1. When good is done, when bad is done it is most always a tiny tiny part of humanity that is doing it. Long ago I was taught to kill without thought. I was not taught that a time to think would come and not depart.
        The Reverend says I worry to much. I just premeditate to prepare for disaster. I fear the time to kill is returning.


      2. I am currently afflicted with two attributes: old and slow. Game theory begins at the rational base but a gamer takes it from there. Garry Kasparov employed irrationality quite successfully until Deep Blue irrationally sacrifices a knight for no apparent gain completely devastating his plan and winning in 75 moves. No plan survives first contact intact. I don’t think you can design a universe without taking this into account.


  8. First I think gun ownership in the US as promoted by the NRA is both a sign of mental disease and a derangement in and of itself.
    I have owned guns where there be bears ( Alaska) and on small commercial fishing vessels. In civilation (Port /Winter) I would remove bolt and place in one place empty magazines and place ammunition and empty magazines in different place and store weapon in yet another place.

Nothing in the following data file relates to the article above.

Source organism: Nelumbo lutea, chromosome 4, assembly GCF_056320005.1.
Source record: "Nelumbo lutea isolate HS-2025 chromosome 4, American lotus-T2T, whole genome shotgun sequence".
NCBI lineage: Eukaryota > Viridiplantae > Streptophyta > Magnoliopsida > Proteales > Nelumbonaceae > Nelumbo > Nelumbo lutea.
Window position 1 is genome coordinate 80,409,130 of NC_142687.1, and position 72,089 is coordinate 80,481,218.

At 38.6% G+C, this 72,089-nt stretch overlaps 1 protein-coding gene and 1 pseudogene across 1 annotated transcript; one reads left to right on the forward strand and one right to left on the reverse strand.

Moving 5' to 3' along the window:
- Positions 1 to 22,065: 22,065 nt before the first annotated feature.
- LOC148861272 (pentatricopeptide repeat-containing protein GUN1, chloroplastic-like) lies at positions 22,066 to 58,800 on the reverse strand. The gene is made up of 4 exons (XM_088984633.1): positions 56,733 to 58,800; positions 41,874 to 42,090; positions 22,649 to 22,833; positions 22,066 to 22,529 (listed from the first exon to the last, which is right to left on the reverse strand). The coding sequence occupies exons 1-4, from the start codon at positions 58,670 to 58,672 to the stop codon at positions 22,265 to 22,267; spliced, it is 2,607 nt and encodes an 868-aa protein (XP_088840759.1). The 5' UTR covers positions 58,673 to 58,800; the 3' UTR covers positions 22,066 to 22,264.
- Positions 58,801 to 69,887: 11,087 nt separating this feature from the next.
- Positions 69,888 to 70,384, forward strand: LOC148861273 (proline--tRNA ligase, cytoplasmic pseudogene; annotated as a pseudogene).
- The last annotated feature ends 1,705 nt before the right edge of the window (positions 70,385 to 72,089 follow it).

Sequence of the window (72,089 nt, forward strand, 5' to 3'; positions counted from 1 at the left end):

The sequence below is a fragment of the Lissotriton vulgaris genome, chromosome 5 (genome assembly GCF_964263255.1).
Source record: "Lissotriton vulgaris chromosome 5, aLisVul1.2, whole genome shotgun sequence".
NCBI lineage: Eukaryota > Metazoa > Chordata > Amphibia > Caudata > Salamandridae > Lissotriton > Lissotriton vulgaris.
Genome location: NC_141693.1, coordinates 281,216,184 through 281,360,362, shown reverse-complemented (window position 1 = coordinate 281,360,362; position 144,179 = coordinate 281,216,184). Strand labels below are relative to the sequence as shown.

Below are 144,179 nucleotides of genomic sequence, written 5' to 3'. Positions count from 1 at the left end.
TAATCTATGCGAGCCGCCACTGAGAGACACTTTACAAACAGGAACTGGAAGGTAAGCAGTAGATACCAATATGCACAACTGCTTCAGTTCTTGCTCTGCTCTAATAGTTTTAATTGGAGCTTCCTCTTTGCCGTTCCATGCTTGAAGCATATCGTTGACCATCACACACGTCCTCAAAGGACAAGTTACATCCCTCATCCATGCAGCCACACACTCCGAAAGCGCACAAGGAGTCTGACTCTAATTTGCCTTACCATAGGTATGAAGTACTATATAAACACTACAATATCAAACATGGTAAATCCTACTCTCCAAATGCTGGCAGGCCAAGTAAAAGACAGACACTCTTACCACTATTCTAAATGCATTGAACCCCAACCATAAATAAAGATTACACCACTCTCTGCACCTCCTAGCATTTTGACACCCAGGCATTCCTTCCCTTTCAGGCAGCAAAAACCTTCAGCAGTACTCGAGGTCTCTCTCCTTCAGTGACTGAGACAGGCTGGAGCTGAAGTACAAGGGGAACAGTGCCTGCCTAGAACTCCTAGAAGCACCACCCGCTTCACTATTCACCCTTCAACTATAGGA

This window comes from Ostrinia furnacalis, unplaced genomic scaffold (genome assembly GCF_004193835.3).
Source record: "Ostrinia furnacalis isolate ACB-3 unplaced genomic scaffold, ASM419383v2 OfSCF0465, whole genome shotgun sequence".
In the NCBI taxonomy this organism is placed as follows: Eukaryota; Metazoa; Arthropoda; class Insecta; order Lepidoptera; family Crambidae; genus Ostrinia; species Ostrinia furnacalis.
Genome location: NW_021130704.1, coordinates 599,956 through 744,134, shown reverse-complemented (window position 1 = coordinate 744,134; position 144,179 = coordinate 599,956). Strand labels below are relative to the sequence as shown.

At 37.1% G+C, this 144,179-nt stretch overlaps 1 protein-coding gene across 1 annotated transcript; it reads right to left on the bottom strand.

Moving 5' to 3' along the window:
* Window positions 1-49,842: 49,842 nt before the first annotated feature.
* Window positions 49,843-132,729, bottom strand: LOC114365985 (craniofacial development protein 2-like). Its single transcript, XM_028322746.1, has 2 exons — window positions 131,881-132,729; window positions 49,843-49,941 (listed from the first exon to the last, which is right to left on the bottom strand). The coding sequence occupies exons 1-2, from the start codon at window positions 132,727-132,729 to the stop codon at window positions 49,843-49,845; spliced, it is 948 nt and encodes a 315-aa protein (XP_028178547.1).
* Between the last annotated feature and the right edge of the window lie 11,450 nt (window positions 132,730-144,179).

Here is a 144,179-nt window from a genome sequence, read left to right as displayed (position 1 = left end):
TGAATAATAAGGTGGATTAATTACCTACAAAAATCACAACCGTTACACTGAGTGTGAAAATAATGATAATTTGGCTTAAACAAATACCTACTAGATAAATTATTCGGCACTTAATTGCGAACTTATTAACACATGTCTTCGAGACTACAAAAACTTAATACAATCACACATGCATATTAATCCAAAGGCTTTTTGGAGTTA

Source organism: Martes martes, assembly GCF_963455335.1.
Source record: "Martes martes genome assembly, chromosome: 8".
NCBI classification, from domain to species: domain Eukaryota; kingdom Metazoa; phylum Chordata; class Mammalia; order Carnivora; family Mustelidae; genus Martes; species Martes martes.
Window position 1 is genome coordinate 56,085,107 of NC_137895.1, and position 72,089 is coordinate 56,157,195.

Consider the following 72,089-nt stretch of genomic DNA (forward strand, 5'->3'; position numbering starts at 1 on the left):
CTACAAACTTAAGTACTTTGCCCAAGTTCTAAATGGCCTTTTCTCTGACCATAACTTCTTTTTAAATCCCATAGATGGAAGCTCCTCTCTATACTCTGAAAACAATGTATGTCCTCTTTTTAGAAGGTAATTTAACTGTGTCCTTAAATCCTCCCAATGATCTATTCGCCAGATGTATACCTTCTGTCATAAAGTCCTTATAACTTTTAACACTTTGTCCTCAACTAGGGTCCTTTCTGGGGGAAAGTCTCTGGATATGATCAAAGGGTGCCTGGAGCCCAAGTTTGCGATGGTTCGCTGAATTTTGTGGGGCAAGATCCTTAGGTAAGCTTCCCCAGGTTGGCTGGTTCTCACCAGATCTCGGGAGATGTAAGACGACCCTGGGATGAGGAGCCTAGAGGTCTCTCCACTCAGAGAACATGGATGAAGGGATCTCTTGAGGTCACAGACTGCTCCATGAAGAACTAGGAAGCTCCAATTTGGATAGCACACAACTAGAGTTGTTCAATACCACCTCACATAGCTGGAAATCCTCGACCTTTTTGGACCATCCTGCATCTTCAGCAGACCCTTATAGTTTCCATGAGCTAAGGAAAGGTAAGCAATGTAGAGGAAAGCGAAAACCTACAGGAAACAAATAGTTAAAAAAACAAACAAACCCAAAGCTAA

One point that I have never seen seen on the gun issue is the issue of the caliber of the weapon.
    The caliber (5.56 MM) the M-16/AR 15 is designed to use was specifically engineered and designed to do maximium damage to flesh. It is desiggned to start “tumbleing” upon any resitance tearing flesh and muscle behind itself. Unlike the old 30.06 and most other calibers where one would get a through and through wound ( straight line between entry and exit wound where it does not strike bone) it was designed as a “military” round.
    In many cases it is banned as a “hunting” weapon since it destroys so much flesh as to render game unusable for eating.
    How about as a very modest and minor first step towards regaining the countries sanity by banning this caliber weapon and ammunicition?

    Liked by 1 person

    1. Thanks for this info. Unfortunately, what seems so reasonable to you, me, and millions of others is viewed not as a “very modest and minor first step,” but as a dangerous confiscation by govt according to their (wrong) interpretation of the Second Amendment.